Motor vehicle output in North America is set to be scaled back to 17 million units
in 2001, following an estimated record of 17.9 million units this year, according
to Canada News Wire, citing the latest Canadian Auto Report released by Scotia

"The recent idling of assembly plants across North America is just the
beginning of what we expect will be additional outages in coming months,"
says Carlos Gomes, Scotiabank‘s auto industry specialist.

"Nevertheless, the impact of the cyclical downturn in US sales will be
moderated by record sales volumes in Canada and ongoing structural changes in
the industry, including increased production in North America by foreign automakers
and the widespread application of `just-in-time’ manufacturing, which reduces
the industry’s cyclicality."

According to the report, despite temporary shutdowns at several plants, capacity
utilisation in the North American auto sector will average 96% this year –
the third highest on record. Even with next year’s expected slowdown, operating
rates will remain fairly high at about 90%.

"Japanese and German automakers continue to boost assembly capacity in
North America and now produce more than three million vehicles annually in Canada
and the United States, up from less than 500,000 in the mid-1980s," says
Gomes. "These facilities now account for one-third of Canadian and US car
production and 20% of overall passenger vehicle output."

Transplant assemblies will continue to climb as Japanese producers expand their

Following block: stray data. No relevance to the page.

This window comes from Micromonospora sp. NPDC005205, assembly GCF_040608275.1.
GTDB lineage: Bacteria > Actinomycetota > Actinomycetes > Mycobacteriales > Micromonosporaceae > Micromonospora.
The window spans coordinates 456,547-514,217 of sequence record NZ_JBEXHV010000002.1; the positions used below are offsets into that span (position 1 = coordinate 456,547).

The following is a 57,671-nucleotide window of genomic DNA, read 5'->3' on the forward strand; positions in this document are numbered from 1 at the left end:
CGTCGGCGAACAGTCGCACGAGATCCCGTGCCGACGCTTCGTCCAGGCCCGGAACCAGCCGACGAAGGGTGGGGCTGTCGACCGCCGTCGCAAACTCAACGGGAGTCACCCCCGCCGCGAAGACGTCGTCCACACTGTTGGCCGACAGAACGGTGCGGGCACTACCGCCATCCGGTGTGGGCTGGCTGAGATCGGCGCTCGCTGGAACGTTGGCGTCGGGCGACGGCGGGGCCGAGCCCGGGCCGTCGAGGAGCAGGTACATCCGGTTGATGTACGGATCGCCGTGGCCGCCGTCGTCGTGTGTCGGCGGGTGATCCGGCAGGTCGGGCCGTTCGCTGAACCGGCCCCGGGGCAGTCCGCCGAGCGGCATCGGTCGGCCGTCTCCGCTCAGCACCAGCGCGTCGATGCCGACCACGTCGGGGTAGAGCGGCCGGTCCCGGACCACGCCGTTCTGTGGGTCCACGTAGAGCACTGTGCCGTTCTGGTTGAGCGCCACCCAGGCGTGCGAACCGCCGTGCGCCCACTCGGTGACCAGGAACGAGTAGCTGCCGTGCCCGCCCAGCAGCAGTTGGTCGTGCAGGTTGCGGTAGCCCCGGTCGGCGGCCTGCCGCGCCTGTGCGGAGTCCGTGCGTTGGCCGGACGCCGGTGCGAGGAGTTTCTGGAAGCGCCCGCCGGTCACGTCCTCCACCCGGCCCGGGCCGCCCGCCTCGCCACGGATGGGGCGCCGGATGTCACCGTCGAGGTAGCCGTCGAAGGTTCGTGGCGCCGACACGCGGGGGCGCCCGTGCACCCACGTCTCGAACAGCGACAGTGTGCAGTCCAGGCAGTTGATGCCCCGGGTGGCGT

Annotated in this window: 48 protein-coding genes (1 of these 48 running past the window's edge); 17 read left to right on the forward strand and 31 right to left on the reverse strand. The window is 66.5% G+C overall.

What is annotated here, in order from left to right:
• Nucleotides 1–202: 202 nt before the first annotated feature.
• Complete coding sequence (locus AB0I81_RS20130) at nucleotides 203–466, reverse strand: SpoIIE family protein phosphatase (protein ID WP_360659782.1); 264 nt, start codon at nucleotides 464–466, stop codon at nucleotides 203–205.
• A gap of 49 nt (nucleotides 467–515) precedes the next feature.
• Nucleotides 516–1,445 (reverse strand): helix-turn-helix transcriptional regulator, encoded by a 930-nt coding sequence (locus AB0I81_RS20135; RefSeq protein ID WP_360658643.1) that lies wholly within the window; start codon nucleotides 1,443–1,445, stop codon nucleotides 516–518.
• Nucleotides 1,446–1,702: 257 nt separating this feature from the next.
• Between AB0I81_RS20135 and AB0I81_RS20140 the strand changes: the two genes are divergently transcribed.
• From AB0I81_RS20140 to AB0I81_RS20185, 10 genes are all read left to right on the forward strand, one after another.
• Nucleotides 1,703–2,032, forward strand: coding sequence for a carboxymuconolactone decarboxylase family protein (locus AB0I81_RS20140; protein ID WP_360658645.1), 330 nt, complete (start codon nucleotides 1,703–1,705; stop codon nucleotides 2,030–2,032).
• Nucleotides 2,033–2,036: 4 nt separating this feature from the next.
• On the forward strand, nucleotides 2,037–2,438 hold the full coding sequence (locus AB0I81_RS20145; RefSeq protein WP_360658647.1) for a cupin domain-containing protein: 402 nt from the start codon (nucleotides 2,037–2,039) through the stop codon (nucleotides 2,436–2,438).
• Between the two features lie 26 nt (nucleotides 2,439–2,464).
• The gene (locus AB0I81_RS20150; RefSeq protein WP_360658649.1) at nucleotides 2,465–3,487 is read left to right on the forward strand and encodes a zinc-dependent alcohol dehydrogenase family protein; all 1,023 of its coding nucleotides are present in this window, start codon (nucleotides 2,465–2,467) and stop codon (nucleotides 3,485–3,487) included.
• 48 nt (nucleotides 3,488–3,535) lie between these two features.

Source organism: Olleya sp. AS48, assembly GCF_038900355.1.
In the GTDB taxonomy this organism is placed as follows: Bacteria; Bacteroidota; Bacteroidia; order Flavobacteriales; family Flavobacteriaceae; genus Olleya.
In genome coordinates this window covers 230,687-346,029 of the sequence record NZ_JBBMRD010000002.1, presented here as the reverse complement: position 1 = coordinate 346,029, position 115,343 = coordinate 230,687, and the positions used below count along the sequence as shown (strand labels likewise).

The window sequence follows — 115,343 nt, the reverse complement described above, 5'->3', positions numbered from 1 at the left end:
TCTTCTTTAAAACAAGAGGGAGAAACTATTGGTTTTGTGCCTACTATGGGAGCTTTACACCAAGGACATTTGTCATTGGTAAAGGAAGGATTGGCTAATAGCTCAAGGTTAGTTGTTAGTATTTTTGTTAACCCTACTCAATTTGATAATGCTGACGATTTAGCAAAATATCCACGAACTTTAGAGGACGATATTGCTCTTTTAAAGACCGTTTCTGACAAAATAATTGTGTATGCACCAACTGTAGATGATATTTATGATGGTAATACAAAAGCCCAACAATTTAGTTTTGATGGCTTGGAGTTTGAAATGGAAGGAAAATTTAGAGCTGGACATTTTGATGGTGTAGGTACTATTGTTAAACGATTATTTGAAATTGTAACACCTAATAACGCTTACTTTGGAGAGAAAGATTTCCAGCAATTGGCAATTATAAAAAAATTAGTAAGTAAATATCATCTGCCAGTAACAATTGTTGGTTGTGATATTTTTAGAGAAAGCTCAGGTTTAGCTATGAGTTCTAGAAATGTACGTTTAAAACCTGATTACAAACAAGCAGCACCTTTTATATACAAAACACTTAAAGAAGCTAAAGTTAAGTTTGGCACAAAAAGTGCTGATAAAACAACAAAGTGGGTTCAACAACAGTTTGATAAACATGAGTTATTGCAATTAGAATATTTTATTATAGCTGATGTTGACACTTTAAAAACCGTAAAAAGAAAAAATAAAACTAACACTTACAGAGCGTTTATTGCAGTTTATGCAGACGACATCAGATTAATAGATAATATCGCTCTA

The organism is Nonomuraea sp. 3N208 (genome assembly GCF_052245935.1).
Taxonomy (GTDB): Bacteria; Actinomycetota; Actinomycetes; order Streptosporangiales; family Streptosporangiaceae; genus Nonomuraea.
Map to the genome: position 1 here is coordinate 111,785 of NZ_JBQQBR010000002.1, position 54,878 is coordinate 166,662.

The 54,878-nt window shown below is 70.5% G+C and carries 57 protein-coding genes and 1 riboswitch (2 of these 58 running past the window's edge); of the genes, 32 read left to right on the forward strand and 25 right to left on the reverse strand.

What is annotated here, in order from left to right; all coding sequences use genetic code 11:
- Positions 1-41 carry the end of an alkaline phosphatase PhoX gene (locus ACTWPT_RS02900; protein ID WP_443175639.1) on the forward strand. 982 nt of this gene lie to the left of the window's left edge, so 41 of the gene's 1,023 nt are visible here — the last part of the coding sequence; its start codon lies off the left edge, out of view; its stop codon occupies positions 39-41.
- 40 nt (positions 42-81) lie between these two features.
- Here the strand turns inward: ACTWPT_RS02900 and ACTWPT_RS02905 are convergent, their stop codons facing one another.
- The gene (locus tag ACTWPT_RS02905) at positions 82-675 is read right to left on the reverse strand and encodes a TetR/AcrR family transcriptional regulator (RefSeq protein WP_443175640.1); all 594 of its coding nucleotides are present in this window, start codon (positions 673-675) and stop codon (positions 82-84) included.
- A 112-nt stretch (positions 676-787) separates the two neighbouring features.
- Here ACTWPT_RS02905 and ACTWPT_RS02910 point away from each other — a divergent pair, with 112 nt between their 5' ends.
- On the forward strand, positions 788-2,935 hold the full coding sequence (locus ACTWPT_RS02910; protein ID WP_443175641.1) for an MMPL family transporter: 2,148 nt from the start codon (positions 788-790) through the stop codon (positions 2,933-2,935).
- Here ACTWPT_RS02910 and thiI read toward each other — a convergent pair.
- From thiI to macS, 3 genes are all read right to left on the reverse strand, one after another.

Canadian facilities and build at least three new plants in the US. Rising transplant
production means that 85% of all vehicles sold in Canada and the United States
are now assembled in North America – more than 80% of all cars and 90%
of all light trucks. During the late 1980s, domestic-made models only accounted
for 75% of overall sales.

Turning to overall market conditions, vehicle sales in North America began
the 2001 model year on a softer footing, contributing to the recent downshift
in economic activity. In October, US auto purchases fell to a 12-month low of
16.8 million units annualised from an incentive-induced average of 17.6 million
units during the previous two months.

After surging to a record high in August/September, Canadian auto sales also
fell in October, declining to a 19-month low of 1.39 million units.

"In contrast to the United States, we expect auto sales in Canada to edge
higher in 2001, as Canadians continue to replace their aging vehicles,"
commented Gomes. "Consumer surveys indicate that the number of Canadians
planning to buy a new vehicle in the next six months has recently climbed to
a 2-1/2 year high."